Kaikoura's Inland Rd is expected to open to Mt Lyford today as the cordon moves north.
North Canterbury locals have been frustrated by the earthquake cordon, which limits access to properties on the battered road to Kaikoura. The cordon is expected to move from Sherwood Rd just north of Waiau to Mt Lyford by 2pm today.
The quake-damaged Inland Rd linking Waiau in North Canterbury to Kaikoura suffered extensive damage in Monday's magnitude 7.8 tremor.
Huge landslides washed across the road at several places while the violent shaking ripped apart the road surface and damaged bridges.
Several farms, as well as about 30 people at Mt Lyford, have been cut off after the New Zealand Transport Authority and Civil Defence closed Kaikoura Emergency Access Rd (State Highway 70) to all traffic, including residents.
Today, amid mounting pressure, Canterbury Civil Defence Emergency Management Group arranged for access for residents and essential vehicles including New Zealand Defence Force supply convoys and roading contractors.
It meant that residents could drive in an escorted convoy from the Waiau side inside the cordon at 10am and again at 2pm.
They then must either stay overnight or leave the area by 6pm.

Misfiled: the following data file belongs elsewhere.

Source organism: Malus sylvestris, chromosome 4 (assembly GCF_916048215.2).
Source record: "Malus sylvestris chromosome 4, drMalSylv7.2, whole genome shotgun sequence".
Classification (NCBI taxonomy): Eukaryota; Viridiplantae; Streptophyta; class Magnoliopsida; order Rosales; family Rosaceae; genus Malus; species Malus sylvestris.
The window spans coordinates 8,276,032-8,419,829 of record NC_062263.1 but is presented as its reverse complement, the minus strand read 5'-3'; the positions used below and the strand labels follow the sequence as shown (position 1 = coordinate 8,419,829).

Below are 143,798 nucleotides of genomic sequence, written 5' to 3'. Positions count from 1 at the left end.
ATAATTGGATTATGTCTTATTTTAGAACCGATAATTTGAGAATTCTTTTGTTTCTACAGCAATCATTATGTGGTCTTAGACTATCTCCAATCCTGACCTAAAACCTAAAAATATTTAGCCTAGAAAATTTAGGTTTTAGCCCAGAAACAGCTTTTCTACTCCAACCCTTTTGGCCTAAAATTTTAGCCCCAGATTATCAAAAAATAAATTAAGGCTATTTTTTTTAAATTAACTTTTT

Locals have been frustrated by the limited access.
Many have been circumventing the cordon by using 4WD vehicles and their local knowledge of back roads and farm tracks.
Inland Rd resident Cathy Johns was one of about a dozen drivers waiting to get through at 2pm today.
"It's a pain in the a***," she said.
"It's really frustrating. We've been up and down the road since the quake happened, we know the risk. We don't need this cordon and convoy."
Ivan Chernishoff, 71, today tried to travel from his Amberley home to check on his 500ha beef farm on the Inland Rd, which his son said had suffered extensive damage.
But he was stopped at the cordon and made to wait more than an hour before he was let through.
"I feel sorry for everybody but this seems a little too much," he said.
Civil Defence's Steve Fabish today said the cordon was a public safety measure.
Some of the slips on the road were "quite unstable", he said, and more work needed to be done to stabilise them.
Fabish said he understood the locals' frustration but they were working "as quickly as we can" to open it up further and give better access.
"We're not in business as usual. This is quite an event for the whole of New Zealand, and I think the response so far ... we're getting there," he said.
"There are some frustrations, which we actually accept, and that's why we're working as quickly as we can to get some more access to the road."
Asked when the cordon might drop further, he said it was being assessed "hour by hour".
Meanwhile, another Defence Force convoy that set off this morning is due about now in Kaikoura. The military convoy is taking emergency supplies, including fuel.
It's made up of 14 specialist vehicles, including fuel tankers, and the rest are carrying other supplies such as food.